What turns out is that x-radiation has very different properties as the electromagnetic source than the visible spectrum. X-rays both scatter and decay, in a way that the visible light we are used to does not. So to get good x-ray compositions, it was necessary to work with the characteristics of how the x-radiation emitted from the mammogram system would be captured by the digital sensor, and to arrange the flower compositions accordingly.

To put this comprehensibly, the mammogram system was designed to best capture the shape of the human female breast. We got better results to the extent that our composition could mimic this three-dimensional shape and positioning.

After arranging the flowers on the plexiglass, and aligning the plexiglass with marks we had set up on the machine, Julian and I would huddle behind the operator’s leaded glass shield as Julian operated the machine.

The straight x-ray photos of flowers are really beautiful, and I am grateful to have had the chance to experiment with this. I am also very excited about the fusion imagery, which I have never seen before. I look forward to exploring this area further, and to more collaboration with Julian.

Two Roses (fusion image) © Harold Davis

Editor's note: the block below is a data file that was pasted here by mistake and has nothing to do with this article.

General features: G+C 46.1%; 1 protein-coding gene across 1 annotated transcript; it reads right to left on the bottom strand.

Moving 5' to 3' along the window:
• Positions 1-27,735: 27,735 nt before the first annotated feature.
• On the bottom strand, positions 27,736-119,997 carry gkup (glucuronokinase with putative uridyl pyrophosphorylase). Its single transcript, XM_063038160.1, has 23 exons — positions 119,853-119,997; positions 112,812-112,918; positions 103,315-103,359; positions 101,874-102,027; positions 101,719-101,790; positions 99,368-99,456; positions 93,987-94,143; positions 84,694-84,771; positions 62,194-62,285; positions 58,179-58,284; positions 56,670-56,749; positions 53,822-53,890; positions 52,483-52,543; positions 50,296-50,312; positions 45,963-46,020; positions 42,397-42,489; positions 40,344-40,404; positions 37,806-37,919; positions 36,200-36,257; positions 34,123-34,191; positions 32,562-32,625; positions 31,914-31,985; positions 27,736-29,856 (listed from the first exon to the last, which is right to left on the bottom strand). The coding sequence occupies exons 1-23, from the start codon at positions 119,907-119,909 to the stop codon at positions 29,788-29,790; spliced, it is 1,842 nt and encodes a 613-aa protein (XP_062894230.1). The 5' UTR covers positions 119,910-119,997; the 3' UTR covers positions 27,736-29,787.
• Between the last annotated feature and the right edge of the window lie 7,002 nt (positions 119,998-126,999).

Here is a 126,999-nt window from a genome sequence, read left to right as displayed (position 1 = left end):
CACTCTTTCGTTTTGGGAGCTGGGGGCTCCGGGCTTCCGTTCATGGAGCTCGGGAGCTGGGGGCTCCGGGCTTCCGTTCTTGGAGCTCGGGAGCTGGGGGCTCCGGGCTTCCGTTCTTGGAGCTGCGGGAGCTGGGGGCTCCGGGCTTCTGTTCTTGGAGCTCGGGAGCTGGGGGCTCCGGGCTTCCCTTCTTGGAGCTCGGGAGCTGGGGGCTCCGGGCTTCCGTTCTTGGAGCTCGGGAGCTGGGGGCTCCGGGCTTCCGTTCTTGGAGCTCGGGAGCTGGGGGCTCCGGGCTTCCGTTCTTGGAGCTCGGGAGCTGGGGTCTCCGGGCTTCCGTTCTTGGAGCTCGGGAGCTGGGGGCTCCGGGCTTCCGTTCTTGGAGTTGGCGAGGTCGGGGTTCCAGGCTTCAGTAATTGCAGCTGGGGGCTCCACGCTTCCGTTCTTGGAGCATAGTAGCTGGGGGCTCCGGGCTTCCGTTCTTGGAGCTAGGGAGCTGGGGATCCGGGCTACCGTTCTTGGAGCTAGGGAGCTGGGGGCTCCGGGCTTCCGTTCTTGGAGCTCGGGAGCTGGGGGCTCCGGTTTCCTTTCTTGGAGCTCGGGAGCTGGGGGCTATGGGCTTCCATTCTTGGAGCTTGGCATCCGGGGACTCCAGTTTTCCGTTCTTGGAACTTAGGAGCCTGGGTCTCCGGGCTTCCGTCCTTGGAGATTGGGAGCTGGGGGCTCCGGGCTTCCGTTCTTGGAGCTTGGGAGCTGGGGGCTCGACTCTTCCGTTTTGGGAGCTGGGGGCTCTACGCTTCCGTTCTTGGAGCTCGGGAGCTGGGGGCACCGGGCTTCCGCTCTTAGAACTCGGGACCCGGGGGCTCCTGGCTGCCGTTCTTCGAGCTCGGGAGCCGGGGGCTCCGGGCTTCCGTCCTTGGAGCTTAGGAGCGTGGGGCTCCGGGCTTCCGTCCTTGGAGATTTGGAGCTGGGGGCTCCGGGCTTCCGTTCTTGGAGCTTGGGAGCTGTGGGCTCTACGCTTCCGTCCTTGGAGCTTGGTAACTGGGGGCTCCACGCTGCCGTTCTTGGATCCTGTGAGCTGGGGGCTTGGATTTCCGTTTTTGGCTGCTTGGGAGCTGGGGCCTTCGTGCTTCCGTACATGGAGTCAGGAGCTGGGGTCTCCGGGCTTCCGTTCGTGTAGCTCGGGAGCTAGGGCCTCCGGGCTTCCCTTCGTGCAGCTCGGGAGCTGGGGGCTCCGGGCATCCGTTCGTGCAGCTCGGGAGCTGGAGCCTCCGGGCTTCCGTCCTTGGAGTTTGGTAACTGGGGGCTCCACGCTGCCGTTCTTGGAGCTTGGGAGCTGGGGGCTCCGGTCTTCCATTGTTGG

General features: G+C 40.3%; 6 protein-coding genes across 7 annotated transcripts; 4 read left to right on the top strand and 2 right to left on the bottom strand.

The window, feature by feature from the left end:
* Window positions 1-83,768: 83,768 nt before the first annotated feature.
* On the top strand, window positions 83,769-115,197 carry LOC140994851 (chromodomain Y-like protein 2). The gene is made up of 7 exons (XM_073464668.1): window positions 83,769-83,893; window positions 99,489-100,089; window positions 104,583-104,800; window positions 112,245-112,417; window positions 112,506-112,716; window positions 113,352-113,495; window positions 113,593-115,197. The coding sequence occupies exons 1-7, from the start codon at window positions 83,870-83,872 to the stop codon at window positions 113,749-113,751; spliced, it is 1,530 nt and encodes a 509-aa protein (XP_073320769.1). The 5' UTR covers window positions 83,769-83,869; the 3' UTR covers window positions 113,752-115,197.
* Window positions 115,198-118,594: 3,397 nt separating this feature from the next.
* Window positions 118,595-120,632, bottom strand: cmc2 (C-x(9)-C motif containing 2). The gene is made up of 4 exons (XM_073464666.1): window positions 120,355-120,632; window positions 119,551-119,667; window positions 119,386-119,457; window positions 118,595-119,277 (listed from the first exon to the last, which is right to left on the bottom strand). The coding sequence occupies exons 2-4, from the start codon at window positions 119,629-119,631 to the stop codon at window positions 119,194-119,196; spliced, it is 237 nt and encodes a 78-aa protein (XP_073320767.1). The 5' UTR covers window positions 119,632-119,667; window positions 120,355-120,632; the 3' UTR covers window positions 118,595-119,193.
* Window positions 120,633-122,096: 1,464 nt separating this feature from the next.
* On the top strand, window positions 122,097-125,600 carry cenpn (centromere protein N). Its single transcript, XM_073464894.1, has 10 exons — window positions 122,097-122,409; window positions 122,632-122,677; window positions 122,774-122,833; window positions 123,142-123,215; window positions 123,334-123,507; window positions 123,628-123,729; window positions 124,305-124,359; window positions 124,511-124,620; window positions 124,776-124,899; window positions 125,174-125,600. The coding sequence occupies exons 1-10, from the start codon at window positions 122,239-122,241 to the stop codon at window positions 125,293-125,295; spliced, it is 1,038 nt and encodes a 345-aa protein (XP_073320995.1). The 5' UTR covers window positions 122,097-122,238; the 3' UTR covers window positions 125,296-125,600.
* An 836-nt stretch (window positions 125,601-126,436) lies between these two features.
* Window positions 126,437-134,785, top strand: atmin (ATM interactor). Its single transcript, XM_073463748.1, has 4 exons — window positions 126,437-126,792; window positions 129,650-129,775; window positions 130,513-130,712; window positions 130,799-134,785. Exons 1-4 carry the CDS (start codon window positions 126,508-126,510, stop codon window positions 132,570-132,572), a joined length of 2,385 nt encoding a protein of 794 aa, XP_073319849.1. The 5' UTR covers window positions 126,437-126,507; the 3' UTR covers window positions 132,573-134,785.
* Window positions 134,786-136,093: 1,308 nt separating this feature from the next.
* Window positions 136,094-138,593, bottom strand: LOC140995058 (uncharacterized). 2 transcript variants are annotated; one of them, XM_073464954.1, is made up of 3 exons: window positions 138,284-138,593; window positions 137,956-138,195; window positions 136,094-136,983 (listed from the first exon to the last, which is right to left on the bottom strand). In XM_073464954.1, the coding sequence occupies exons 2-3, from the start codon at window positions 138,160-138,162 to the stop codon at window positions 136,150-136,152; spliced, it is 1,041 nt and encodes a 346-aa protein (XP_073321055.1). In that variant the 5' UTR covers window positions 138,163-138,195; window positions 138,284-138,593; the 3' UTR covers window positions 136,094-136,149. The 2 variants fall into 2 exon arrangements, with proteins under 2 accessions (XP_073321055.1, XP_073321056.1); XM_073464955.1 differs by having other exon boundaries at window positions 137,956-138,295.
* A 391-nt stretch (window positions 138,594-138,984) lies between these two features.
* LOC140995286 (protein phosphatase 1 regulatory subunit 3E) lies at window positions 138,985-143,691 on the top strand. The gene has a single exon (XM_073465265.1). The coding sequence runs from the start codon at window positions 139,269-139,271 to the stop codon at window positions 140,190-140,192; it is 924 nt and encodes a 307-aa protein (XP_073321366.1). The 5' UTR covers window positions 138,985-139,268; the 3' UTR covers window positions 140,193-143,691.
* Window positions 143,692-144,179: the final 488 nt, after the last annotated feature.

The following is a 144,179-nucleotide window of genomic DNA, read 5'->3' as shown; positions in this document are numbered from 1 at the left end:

Also posted in X-Ray

Campanulas X-Rays

I write this from the train from Frankfurt to Berlin, where Julian K. and I are sitting in a first class car at the all-important table, with the all-important wi-fi connectivity. Since I am connected to the world of the Internet, I can post this!

Campanulas X-Ray © Harold Davis

We are working on processing images from yesterday’s fusion light box and x-ray photography of flowers. These campanulas as arranged took up almost all the space yielded by the size of the sensor of the x-ray machine. I’ve begun to get a bit of a feeling for how the x-ray sensor processes the electromagnetic waves it receives from the emitter, and how to best arrange the subject in the cone shape that is best for this kind of capture. 

Query: Is capture via x-ray photography, or should another term be used? I think “photography” does fit the bill (there is another, more technical vocabulary related to radiology as well). What do you think?

Also posted in X-Ray

Top Photography Blog Honor; More Fusion X-Rays